This is the time of year when many of us are ready to get our boats out on the water. This is also the time of year to remember that while the days are getting warmer, the water is still cold. If your vessel capsizes or you fall overboard, you will have to try to survive in very cold water.
Just a few minutes in cold water can have devastating effects that can lead to death. Whether you are planning to go to the lake to fish or to the river for a day of kayaking, it is important to know the dangers of falling into cold water.
First, you will gasp and most likely inhale water into your lungs. Then, you will struggle with loss of strength in your muscles. If you fall into cold water, your survival may very well depend on whether you are wearing a life jacket. Without a life jacket, you will likely drown before you realize you are hypothermic. Putting a life jacket on after you fall into the water is next to impossible, especially in cold water. Therefore, it is vitally important to always wear your life jacket.
Wear layered clothing for insulation. The recommendation is to dress for the water temperature, not the air temperature. Do not wear cotton. When wet it is worthless as an insulator and is heavy.
Remember: “Wick, Warmth, and Weather.” Wear a wicking fabric next to your skin, insulating layers of fleece or wool, and then an outer layer made of windproof, watertight materials.
The best defense against cold water immersion is to prevent capsizing and falls overboard. If you do fall into the water, don’t panic. If you’re not already wearing a life jacket, try to put one on.
Do not take off your clothes
Try to re-board your boat or get on top of anything that is floating. Get as much of your body out of the water as possible. You will start to lose strength if you stay in the water for more than a few minutes, so get yourself and others out of the water as soon as possible.
If you are unable to get out of the water, focus on reducing heat loss. Stay as still as possible and let your life jacket support you. Staying with the boat is usually a better choice than trying to swim for shore.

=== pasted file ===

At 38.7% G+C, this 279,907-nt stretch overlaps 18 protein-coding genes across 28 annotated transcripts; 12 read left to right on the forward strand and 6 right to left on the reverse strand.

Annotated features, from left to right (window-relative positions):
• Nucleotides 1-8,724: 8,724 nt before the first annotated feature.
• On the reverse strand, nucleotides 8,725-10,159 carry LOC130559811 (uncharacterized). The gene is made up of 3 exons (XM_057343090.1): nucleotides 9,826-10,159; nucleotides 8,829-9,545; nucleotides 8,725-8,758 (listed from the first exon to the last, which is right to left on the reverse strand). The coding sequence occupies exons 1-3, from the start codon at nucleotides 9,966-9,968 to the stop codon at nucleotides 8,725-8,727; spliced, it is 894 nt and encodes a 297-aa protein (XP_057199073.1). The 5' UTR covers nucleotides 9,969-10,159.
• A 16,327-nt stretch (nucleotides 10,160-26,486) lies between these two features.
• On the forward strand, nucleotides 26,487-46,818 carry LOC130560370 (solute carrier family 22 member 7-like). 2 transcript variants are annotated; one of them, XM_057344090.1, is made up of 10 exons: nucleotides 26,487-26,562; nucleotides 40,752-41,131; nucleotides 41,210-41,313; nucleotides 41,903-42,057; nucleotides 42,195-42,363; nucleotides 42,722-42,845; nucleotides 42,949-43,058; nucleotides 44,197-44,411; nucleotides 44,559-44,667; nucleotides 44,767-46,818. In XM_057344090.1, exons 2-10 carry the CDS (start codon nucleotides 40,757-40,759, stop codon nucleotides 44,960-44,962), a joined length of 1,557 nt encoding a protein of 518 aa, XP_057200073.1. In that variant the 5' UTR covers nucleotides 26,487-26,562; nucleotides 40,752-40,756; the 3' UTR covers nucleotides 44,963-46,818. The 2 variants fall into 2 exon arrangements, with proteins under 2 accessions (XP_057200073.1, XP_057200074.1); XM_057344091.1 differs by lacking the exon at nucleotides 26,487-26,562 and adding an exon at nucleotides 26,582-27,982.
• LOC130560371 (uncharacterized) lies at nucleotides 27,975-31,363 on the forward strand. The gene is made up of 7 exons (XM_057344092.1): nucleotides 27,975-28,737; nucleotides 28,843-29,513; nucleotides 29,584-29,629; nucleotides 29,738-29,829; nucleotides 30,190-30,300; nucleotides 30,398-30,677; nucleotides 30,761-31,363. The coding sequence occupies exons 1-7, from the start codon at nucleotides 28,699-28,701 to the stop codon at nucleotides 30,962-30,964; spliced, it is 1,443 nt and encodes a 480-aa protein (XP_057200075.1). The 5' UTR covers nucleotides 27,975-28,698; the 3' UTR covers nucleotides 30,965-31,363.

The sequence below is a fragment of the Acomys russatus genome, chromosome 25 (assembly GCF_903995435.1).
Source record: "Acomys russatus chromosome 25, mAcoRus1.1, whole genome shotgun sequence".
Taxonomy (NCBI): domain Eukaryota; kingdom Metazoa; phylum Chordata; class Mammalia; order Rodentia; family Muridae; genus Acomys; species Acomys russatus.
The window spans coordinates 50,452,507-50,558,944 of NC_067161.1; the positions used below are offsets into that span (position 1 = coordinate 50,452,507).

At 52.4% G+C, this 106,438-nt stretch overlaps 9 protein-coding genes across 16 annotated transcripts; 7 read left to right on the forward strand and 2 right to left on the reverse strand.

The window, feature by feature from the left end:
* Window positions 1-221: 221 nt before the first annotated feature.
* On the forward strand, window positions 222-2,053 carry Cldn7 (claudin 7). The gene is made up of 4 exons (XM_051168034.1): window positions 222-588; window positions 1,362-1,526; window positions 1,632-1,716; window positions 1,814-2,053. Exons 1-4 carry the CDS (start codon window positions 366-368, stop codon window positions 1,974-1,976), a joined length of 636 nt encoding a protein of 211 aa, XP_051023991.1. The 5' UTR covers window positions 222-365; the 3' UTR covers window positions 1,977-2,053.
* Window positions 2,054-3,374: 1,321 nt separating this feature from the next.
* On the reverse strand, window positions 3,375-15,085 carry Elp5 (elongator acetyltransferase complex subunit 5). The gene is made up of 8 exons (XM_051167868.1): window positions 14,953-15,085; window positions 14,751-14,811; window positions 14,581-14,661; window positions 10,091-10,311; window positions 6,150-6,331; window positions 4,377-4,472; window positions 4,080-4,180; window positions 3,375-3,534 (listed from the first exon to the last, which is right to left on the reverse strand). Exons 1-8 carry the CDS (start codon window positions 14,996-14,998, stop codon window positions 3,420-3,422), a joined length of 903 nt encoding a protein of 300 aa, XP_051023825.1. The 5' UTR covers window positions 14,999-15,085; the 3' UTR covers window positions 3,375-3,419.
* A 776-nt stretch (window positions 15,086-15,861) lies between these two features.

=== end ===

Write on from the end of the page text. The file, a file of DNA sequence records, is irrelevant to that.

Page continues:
Adopt a position to reduce heat loss. If you are alone, pull your knees toward your chest and your arms into your sides, assuming a fetal-like position. In swimming, this is called the “HELP” position, and it is a survival method used to conserve heat if you have fallen into cold water. It is difficult to maintain this position unless you are wearing a life jacket. “HELP” stands for Heat
Escape Lessening Posture. If others are in the water with you, huddle together.
Carry a communication device. You can use an Emergency Position Indicating Beacon (EPIRB) or Personal Locator Beacon (PLB) to send out an emergency distress signal and summon help.
If you placed your cell phone in a sealed plastic bag and attached this to your life jacket, you can
use your cell phone to call for help.
When you are able to get to shore, or as soon as rescued, wrap up in warm blankets and seek a warm environment. Seek medical attention immediately.
Hopefully, we can all pay attention, and commit to keeping ourselves and others safe on the water. The best way to come out of the water alive and healthy is to have your life jacket on before you wind up in the water..